As I’ve read and studied over the past few years, I am struck with two opposing messages that infiltrate our current cultural landscape.
In the first message, you are taught to deny yourself in a way that I do not believe is of God. You are taught that you should bury your feelings, shrink, self-flagellate, or self-sabotage. This message might be summed up in the following ways:
- Deny yourself.
- Shrink yourself to fit our expectations.
- Focus only on other people.
In the second message, you are taught that self is the ultimate “god.” You are taught to speak your truth no matter the cost, that what you feel is synonymous with what is true, and that you are your own higher power. This message might be summed up in the following ways:
- Free yourself.
- ‘You Do You’ regardless of impact.
- Focus only on your own voice.
Neither message gets it right.
Neither message reflects the way of Jesus, who stayed true to his God given identity, even as he stayed closely connected to God and to the work of lifting up other people.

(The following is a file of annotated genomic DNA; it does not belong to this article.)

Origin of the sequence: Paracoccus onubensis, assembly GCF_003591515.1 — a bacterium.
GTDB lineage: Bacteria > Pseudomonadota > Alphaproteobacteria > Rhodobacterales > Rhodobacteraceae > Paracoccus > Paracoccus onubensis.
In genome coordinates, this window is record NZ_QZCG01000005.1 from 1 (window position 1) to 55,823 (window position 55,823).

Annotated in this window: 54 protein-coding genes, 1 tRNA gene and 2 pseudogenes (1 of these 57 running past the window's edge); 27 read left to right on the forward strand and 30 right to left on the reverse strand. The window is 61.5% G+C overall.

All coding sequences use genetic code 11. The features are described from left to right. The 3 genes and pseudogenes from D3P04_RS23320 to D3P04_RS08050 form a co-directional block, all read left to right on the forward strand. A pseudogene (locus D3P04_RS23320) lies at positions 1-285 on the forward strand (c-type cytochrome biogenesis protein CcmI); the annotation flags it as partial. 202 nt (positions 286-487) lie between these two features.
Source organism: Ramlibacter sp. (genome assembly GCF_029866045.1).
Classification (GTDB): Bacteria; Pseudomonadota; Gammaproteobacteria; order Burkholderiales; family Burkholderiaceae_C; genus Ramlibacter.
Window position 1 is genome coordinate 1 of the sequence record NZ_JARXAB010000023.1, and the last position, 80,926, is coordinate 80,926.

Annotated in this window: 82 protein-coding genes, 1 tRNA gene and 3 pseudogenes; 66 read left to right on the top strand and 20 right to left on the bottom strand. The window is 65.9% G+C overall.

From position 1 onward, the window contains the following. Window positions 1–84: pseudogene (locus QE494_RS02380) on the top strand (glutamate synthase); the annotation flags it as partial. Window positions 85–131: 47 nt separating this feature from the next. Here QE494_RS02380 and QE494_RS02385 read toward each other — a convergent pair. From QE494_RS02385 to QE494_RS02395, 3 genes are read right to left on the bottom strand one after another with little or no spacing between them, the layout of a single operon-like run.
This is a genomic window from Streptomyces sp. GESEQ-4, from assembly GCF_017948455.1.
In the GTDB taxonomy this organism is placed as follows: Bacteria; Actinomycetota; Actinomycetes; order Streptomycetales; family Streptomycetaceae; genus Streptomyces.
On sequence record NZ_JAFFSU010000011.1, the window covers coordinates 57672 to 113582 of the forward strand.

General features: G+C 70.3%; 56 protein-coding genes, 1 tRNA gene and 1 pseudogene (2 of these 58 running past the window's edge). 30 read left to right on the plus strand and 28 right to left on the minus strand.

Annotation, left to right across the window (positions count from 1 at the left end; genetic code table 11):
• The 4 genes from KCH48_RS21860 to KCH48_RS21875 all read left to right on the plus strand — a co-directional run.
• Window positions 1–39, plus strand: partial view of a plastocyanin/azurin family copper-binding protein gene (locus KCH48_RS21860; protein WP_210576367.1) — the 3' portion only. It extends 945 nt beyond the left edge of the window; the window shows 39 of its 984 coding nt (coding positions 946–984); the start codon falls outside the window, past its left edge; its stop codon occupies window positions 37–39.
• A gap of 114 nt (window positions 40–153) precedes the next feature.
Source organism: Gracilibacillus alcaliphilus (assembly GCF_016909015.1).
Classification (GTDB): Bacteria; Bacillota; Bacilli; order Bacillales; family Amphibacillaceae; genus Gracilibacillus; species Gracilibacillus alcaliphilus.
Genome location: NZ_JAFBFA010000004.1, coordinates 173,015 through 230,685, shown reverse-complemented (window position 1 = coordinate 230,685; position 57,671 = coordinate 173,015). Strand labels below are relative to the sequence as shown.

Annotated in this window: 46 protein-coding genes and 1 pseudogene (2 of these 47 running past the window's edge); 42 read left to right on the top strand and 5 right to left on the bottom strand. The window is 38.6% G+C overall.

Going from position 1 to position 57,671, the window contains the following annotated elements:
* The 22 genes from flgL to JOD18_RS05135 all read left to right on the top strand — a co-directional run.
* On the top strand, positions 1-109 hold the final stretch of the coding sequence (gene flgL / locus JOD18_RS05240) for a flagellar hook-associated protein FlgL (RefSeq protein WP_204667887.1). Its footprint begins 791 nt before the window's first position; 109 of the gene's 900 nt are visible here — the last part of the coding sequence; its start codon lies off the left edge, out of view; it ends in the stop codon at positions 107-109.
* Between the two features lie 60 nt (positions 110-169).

You + God
Early on, when I first started following Jesus, I heard the “deny yourself” messages loudly, and tried to apply them quite literally. In fact, when I look back at this younger version of me, it can be painful at times. It’s sort of like watching a movie where the heroine is on the verge of complete self-sabotage.
I loved God with all of my heart. But some part of me had picked up the idea that “I” should not matter. If “I” loved something—that was “self”. And, “self” was bad. We’re supposed to die to “self.” Somehow following God meant that I must completely obliterate any sense of “I” all together.
I know it sounds extreme, but honestly, I see a lot of people operate in this way—hiding God-given aspects of who they are in the name of their faith.
- “My identity is in Christ,” can mask, “I don’t know who I am.”
- “I only want to serve” can mask, “I’m afraid I might fail, so I’ll hold myself back.”
- “I have Jesus—I don’t need other people,” can mask, “I don’t know how to let others in.”
We can hide behind this “deny yourself” message, in a way that isn’t God-honoring, in a way that is far from what Jesus meant.